The diffusion of artificial intelligence (AI) across the economy has raised the possibility – and for many, the fear – that machines will eventually replace human work. The machines will not only perform an ever-larger share of mechanical operations, as we have been observing since the first Industrial Revolution, but will also coordinate work by establishing direct communication among machines (the so-called Internet of Things).
Some applaud these breakthroughs for realizing the old human dream of liberation from work, whereas others blame AI advances for depriving people of fulfillment through work, and for cutting the link to income and job-related social benefits. According to the latter scenario, more and more jobs will disappear, leading to mass unemployment, although demand will increase for process- and product-design specialists. Studies of the likely effects of AI and increased automation on the labor market are of course highly speculative, but we should not underestimate the possible consequences of new technologies for employment.
Many observers, fearing the worst, have advocated an unconditional workless basic income to ward off foreseeable impoverishment. But, before economists and policymakers begin calculating the costs and benefits of a general basic income, we would do well to question the very premise of a workless future.
Our current narrow definition of work dates back to the end of the 19th century, when the growing momentum of big industry led to the widespread separation of the workplace from the household. Work in core industrial regions was reduced to gainful employment outside the home, while housework, subsistence agriculture, and neighborhood exchange were suddenly excluded from the calculation of value. These activities did not disappear from either the periphery or the core of the global economy, but they were not counted as part of the world of work and labor. No wages meant no recognition, no statistical record, and no access to public benefits.
Social scientists declared unpaid household and subsistence work, as well as peasant agriculture and traditional crafts, were residual economic activities that would soon be replaced by modern techniques and full commodification. But although this vision inspired socialist movements throughout the twentieth century, it failed to materialize. True, wage relations expanded. But in vast parts of the developing world, wages were insufficient to feed a family, so household and subsistence work had to compensate. And from the 1980s onward, unpaid work also returned to developed economies.
The end of the post-World-War-II reconstruction cycle in the late 1960s and early 1970s marked the transition from the old to the new international division of labor. Rationalization, financialization, and the outsourcing of labor-intensive operations to newly industrializing countries on the global periphery broke the nexus of lifetime employment and social security that had come to characterize developed-world labor markets.
As digitalization and the globalization of commodity chains gathered pace, employers introduced increasingly flexible labor contracts, pushing more and more workers to accept precarious employment conditions. Many people had to combine several incomes, rely on public subsidies, and extend their unpaid working hours to compensate for job insecurity, periods of unemployment, and the loss of jobs that entitled them to social benefits. The working poor, who cannot live from their wage, now take on multiple jobs or contracts; in rural areas, they meet their food and housing needs partly through subsistence agriculture and construction work.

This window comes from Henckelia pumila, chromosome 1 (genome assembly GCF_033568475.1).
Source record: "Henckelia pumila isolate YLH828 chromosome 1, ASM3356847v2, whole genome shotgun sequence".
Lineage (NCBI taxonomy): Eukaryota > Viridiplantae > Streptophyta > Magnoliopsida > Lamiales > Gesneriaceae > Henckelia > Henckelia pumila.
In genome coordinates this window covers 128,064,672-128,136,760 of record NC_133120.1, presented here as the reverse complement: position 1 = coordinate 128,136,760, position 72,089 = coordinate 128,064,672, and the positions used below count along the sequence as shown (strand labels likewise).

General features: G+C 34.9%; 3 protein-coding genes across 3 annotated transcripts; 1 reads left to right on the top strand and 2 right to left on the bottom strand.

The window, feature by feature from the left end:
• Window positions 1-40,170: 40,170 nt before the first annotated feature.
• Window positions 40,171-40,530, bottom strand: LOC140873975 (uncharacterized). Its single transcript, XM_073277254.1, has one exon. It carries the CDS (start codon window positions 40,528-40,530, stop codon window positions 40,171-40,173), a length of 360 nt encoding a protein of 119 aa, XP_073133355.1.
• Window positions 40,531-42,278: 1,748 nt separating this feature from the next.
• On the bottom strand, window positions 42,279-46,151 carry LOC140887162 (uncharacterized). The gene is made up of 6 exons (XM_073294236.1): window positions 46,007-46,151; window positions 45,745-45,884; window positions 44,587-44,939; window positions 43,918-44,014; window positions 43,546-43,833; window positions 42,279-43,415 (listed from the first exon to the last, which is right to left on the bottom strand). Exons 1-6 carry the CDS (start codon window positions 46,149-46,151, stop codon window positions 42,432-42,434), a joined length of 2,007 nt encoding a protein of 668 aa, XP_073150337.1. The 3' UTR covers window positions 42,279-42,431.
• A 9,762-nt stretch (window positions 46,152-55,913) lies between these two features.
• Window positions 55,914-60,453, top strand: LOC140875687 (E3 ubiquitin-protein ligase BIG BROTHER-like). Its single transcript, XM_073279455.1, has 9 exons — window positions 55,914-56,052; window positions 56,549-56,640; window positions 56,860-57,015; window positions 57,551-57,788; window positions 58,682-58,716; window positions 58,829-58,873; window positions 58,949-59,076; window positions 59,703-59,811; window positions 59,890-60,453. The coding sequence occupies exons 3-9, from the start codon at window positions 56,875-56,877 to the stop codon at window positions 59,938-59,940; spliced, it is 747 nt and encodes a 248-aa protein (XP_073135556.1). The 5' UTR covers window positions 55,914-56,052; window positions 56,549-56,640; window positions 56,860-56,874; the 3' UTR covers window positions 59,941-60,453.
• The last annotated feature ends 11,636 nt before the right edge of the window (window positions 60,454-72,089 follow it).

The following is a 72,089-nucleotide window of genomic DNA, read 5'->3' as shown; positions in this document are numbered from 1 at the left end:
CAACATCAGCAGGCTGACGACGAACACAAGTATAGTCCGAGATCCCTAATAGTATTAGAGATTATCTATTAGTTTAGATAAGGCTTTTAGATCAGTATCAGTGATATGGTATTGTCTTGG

But the increase in unpaid activity is not limited to the poor. In order to meet the new job requirements of the AI and machine era, the well-off have to work on profiling and styling their physical and mental performance, including their look, motivation, and endurance. Although they may rely on household help for cooking, cleaning, and caring, and seek professional assistance for extra teaching and psychological support, they still must invest more and more time to develop themselves and coach other family members.
Only a small fraction of the exploding amount of unpaid work can be taken over by AI; whatever tasks it does take over will create new demands that need to be satisfied. It is still unclear which new future activities will result from the loss of personal affection when machines and algorithms supersede communication between human beings. Eventually, just as we faced the transition from primary to secondary to tertiary sectors in the past, the vacuum will give rise to a new economic sector, filled with new forms of commodified activities; reciprocal relations could also fill the void.
Already, almost nobody, regardless of income, can refuse to do the shadow work that modern communications, shopping, and banking demand of us. By providing the platform economy with their data, customers and clients are becoming unpaid workers for commercial companies and helping to drive global capitalism.
Whether we look at the future of work from the perspective of necessity or fulfillment, work will not disappear because of the introduction of AI. The reduction of jobs and gainful labor is highly likely to be accompanied by an increase in unpaid care and subsistence activity, as well as modern shadow work.
Such a scenario is reassuring only if we manage to find new ways of fairly distributing paid and unpaid work among all citizens. Otherwise, we risk ending up in a bifurcated world. Well-off workaholics would have financially rewarding but stressful jobs, while the unemployed would be forced to turn to subsistence strategies to supplement a basic income or poor relief.
Andrea Komlosy is Professor at the Department of Economic and Social History at the University of Vienna and the author of Work: The Last 1,000 Years.